Madeline Page, the CEO of APS said:

“This was an opportunity for any student, whatever they think about abortion, to ask questions and for me to explain why I am pro-life. I gave 15 minutes of input followed by an hour of discussion. Before the event even started though, I knew there were going to be problems”.

“There had been a concerted hate campaign about me before I had even arrived at the university. One social media user described me as a ‘f**king n*b head'”.

“The talk was scheduled for 7pm but the university had organised for the building to be cleared and staff advised to vacate the building two hours beforehand for their safety”.

“By the time I arrived, there was already a group of protesters shouting and chanting. As soon as they saw me, I had a number of them screaming ‘f**k you’ and calling me a ‘c**t’. Police had to intervene to force the protestors to let me inside the building”.

“The actual talk was fine. Three pro-choice students attended to ask questions and were perfectly respectful”.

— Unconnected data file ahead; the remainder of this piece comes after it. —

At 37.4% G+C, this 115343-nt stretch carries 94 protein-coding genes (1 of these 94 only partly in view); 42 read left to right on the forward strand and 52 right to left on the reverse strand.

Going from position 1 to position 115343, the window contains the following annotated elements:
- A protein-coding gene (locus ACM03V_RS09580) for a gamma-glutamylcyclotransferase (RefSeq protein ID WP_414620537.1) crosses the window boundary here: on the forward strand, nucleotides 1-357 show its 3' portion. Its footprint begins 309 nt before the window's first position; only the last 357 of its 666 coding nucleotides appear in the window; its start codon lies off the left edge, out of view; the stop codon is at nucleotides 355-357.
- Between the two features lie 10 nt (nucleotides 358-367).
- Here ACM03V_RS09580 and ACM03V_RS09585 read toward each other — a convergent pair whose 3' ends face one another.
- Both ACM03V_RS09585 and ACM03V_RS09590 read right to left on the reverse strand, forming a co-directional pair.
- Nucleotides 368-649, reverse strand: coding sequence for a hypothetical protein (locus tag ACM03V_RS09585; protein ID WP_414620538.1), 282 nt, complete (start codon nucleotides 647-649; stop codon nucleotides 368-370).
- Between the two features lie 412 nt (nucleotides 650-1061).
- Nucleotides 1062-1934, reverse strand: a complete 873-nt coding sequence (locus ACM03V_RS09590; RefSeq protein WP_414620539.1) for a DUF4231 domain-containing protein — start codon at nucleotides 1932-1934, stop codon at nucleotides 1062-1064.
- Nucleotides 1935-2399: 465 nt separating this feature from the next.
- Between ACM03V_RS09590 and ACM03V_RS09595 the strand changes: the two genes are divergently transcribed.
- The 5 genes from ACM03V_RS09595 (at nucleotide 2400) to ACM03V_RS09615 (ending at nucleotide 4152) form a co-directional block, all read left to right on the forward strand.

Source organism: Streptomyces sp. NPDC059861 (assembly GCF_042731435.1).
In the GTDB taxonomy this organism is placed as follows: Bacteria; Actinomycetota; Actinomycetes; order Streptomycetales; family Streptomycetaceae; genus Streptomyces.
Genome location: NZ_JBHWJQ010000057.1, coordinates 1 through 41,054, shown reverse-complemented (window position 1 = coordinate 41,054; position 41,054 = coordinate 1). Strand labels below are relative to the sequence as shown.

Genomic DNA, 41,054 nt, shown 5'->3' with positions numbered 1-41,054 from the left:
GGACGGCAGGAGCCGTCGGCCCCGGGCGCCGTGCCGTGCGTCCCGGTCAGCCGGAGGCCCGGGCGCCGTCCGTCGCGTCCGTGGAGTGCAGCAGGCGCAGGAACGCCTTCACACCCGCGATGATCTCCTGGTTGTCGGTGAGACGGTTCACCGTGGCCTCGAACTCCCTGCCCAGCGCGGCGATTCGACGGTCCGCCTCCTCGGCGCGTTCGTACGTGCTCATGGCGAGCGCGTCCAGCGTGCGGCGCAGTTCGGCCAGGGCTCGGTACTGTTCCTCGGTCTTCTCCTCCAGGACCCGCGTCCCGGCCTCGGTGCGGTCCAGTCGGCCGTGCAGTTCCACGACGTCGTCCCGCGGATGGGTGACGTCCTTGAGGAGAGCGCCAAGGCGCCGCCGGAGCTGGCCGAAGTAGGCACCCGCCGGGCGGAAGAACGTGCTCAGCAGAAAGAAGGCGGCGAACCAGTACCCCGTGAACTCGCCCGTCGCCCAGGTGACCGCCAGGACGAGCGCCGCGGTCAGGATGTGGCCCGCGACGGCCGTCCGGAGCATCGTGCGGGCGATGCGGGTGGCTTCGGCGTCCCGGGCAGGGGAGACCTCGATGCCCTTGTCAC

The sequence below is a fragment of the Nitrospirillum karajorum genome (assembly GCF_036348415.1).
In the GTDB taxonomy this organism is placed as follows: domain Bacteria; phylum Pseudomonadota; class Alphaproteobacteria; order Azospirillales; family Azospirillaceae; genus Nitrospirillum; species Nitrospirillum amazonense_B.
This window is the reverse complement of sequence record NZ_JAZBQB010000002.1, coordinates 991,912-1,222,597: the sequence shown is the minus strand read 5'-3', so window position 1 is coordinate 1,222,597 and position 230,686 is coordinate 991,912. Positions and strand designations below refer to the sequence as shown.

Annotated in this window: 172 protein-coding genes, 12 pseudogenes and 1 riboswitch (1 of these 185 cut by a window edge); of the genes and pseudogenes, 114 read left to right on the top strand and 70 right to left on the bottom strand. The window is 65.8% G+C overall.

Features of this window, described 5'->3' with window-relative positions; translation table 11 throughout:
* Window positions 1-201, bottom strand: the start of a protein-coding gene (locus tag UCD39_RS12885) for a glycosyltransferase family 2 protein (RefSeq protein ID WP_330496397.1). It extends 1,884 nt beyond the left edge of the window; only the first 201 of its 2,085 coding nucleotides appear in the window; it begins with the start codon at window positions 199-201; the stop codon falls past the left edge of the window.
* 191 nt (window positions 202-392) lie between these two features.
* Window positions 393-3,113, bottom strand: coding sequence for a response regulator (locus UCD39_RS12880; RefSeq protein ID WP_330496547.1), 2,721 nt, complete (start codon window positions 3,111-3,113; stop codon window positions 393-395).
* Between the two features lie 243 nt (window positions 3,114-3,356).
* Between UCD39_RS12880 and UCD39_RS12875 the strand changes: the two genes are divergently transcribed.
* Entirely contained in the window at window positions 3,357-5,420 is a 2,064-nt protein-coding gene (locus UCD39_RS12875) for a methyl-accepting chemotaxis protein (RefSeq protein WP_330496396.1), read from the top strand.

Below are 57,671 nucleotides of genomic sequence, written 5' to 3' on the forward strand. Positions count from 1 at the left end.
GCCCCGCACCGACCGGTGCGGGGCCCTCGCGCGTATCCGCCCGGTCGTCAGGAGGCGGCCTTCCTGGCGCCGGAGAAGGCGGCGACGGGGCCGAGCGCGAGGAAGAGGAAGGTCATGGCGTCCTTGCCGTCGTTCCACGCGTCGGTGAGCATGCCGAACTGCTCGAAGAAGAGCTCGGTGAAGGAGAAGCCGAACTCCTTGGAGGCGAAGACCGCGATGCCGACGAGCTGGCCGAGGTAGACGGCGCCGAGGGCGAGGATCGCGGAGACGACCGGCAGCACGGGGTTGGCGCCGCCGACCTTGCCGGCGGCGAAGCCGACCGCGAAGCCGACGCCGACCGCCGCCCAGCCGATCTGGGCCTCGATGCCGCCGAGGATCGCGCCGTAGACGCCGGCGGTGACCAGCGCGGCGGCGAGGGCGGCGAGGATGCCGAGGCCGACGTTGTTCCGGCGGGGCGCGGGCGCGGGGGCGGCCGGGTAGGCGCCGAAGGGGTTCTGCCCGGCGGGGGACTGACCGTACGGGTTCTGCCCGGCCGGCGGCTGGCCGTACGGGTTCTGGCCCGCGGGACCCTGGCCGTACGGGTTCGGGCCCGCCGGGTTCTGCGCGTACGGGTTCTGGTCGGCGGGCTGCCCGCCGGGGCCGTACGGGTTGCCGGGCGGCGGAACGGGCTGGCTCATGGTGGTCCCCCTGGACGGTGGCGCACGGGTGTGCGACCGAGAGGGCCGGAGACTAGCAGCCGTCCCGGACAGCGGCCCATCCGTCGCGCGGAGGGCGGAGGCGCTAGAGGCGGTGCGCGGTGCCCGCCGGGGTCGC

“When we left the event, the police were really helpful but the mob still did their best to intimidate those present. I was separated from the rest of the group and swarmed by students hurling verbal abuse. The police had to form a physical barrier between the mob and me for my protection”.

“I had to change my pick-up location because the police advised that the initial one was not safe and it also would not have been safe to go directly to my hotel”.

“I eventually found a corner location where the police could stop the pro-abortion students getting any closer to me. They left shortly afterwards because the mob realised this was making them look really bad”.

The next day, I was passing the university building where my talk had taken place and a student ran over to me shouting aggressively, with a scarf covering his face. He said I was not welcome on campus and made all sorts of unfounded accusations which, once I had calmed him down, he revoked”.

Inge, a first-year student at Manchester University who attended the event said: